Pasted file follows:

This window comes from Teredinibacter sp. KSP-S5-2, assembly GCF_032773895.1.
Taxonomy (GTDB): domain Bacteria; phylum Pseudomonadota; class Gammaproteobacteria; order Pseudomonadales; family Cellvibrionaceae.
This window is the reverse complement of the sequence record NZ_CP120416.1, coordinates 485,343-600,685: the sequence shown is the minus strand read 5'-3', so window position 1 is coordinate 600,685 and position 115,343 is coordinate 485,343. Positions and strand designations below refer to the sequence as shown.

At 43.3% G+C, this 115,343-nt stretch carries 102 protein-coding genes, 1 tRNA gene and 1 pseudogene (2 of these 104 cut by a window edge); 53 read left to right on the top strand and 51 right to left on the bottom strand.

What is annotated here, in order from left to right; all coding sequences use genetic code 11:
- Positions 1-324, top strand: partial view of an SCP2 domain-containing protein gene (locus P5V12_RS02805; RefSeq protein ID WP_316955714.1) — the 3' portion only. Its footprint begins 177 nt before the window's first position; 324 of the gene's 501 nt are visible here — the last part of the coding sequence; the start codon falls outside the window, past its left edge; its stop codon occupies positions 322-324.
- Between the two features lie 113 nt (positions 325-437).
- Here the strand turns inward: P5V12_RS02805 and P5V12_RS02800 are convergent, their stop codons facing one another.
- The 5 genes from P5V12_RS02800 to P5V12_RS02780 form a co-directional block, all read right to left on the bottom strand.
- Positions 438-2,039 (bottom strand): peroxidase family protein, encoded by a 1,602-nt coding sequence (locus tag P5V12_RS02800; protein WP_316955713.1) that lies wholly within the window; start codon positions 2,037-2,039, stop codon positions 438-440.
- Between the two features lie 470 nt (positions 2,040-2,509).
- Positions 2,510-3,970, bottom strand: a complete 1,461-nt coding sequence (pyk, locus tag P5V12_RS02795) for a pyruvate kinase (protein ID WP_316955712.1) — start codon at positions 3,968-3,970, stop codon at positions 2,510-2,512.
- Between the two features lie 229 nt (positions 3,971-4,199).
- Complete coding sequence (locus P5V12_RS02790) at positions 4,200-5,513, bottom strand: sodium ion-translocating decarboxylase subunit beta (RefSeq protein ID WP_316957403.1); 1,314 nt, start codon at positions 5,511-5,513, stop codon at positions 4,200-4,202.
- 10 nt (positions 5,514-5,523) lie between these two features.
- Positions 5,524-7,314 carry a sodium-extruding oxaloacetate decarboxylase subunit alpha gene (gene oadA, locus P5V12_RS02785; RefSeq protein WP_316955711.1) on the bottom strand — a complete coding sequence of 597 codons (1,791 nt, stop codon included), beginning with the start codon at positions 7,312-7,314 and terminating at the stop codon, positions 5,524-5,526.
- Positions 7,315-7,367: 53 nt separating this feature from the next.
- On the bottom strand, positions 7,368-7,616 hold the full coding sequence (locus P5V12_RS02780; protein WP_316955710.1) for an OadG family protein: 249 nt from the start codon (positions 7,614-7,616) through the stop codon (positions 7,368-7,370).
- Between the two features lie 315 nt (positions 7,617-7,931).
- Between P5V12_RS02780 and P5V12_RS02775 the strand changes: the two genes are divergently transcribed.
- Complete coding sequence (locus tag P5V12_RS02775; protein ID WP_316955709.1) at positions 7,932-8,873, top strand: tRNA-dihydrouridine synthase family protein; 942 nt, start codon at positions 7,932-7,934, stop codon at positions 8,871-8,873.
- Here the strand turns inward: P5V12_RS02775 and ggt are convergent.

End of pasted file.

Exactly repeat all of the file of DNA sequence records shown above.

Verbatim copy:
This window comes from Teredinibacter sp. KSP-S5-2, assembly GCF_032773895.1.
Taxonomy (GTDB): domain Bacteria; phylum Pseudomonadota; class Gammaproteobacteria; order Pseudomonadales; family Cellvibrionaceae.
This window is the reverse complement of the sequence record NZ_CP120416.1, coordinates 485,343-600,685: the sequence shown is the minus strand read 5'-3', so window position 1 is coordinate 600,685 and position 115,343 is coordinate 485,343. Positions and strand designations below refer to the sequence as shown.

At 43.3% G+C, this 115,343-nt stretch carries 102 protein-coding genes, 1 tRNA gene and 1 pseudogene (2 of these 104 cut by a window edge); 53 read left to right on the top strand and 51 right to left on the bottom strand.

What is annotated here, in order from left to right; all coding sequences use genetic code 11:
- Positions 1-324, top strand: partial view of an SCP2 domain-containing protein gene (locus P5V12_RS02805; RefSeq protein ID WP_316955714.1) — the 3' portion only. Its footprint begins 177 nt before the window's first position; 324 of the gene's 501 nt are visible here — the last part of the coding sequence; the start codon falls outside the window, past its left edge; its stop codon occupies positions 322-324.
- Between the two features lie 113 nt (positions 325-437).
- Here the strand turns inward: P5V12_RS02805 and P5V12_RS02800 are convergent, their stop codons facing one another.
- The 5 genes from P5V12_RS02800 to P5V12_RS02780 form a co-directional block, all read right to left on the bottom strand.
- Positions 438-2,039 (bottom strand): peroxidase family protein, encoded by a 1,602-nt coding sequence (locus tag P5V12_RS02800; protein WP_316955713.1) that lies wholly within the window; start codon positions 2,037-2,039, stop codon positions 438-440.
- Between the two features lie 470 nt (positions 2,040-2,509).
- Positions 2,510-3,970, bottom strand: a complete 1,461-nt coding sequence (pyk, locus tag P5V12_RS02795) for a pyruvate kinase (protein ID WP_316955712.1) — start codon at positions 3,968-3,970, stop codon at positions 2,510-2,512.
- Between the two features lie 229 nt (positions 3,971-4,199).
- Complete coding sequence (locus P5V12_RS02790) at positions 4,200-5,513, bottom strand: sodium ion-translocating decarboxylase subunit beta (RefSeq protein ID WP_316957403.1); 1,314 nt, start codon at positions 5,511-5,513, stop codon at positions 4,200-4,202.
- 10 nt (positions 5,514-5,523) lie between these two features.
- Positions 5,524-7,314 carry a sodium-extruding oxaloacetate decarboxylase subunit alpha gene (gene oadA, locus P5V12_RS02785; RefSeq protein WP_316955711.1) on the bottom strand — a complete coding sequence of 597 codons (1,791 nt, stop codon included), beginning with the start codon at positions 7,312-7,314 and terminating at the stop codon, positions 5,524-5,526.
- Positions 7,315-7,367: 53 nt separating this feature from the next.
- On the bottom strand, positions 7,368-7,616 hold the full coding sequence (locus P5V12_RS02780; protein WP_316955710.1) for an OadG family protein: 249 nt from the start codon (positions 7,614-7,616) through the stop codon (positions 7,368-7,370).
- Between the two features lie 315 nt (positions 7,617-7,931).
- Between P5V12_RS02780 and P5V12_RS02775 the strand changes: the two genes are divergently transcribed.
- Complete coding sequence (locus tag P5V12_RS02775; protein ID WP_316955709.1) at positions 7,932-8,873, top strand: tRNA-dihydrouridine synthase family protein; 942 nt, start codon at positions 7,932-7,934, stop codon at positions 8,871-8,873.
- Here the strand turns inward: P5V12_RS02775 and ggt are convergent.